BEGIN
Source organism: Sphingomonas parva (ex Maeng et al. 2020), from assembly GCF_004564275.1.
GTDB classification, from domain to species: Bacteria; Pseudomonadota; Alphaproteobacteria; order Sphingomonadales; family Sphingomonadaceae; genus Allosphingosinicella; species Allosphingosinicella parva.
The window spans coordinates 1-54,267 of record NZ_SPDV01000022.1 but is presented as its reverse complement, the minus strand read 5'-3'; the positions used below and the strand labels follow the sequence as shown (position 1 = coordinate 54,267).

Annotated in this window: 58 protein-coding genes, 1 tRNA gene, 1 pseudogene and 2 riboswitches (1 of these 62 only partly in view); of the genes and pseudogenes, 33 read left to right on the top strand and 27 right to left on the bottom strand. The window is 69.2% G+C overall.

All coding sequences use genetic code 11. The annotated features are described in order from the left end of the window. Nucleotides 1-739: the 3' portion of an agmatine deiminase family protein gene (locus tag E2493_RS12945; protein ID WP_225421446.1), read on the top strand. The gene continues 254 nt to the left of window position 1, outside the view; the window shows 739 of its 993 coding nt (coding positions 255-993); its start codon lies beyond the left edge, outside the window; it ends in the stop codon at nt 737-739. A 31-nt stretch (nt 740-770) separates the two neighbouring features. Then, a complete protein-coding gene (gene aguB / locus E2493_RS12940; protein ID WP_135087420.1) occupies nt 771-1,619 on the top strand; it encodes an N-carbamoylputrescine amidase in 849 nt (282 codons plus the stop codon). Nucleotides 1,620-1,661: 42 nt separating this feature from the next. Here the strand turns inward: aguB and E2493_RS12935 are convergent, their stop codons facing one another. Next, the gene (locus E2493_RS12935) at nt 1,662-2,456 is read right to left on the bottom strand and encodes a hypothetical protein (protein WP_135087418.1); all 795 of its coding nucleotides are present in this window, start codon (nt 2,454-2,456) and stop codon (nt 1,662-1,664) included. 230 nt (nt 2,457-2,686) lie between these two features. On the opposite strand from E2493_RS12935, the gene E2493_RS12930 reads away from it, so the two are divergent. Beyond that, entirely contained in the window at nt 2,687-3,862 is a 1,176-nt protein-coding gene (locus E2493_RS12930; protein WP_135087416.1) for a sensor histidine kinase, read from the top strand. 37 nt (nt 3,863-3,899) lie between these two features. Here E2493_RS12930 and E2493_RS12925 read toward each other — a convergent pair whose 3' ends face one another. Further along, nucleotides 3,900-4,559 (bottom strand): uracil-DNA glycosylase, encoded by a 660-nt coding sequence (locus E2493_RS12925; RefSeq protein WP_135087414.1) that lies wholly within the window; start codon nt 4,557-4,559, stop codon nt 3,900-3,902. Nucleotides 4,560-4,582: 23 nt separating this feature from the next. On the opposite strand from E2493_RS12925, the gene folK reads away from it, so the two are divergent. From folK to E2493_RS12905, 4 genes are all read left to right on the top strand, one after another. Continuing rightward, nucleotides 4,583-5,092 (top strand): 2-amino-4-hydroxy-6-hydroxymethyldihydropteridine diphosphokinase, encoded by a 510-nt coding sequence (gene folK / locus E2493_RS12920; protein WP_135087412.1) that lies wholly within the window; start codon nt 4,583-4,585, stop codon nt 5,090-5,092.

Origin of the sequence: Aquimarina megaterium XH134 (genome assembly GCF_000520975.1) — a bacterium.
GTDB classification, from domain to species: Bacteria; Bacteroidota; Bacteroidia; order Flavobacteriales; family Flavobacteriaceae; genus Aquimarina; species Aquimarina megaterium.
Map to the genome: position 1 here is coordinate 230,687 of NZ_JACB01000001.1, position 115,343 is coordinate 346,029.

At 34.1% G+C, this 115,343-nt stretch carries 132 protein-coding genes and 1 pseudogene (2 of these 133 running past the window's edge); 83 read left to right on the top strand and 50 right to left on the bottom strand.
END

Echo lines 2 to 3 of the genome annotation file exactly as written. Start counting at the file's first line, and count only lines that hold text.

GTDB classification, from domain to species: Bacteria; Pseudomonadota; Alphaproteobacteria; order Sphingomonadales; family Sphingomonadaceae; genus Allosphingosinicella; species Allosphingosinicella parva.
The window spans coordinates 1-54,267 of record NZ_SPDV01000022.1 but is presented as its reverse complement, the minus strand read 5'-3'; the positions used below and the strand labels follow the sequence as shown (position 1 = coordinate 54,267).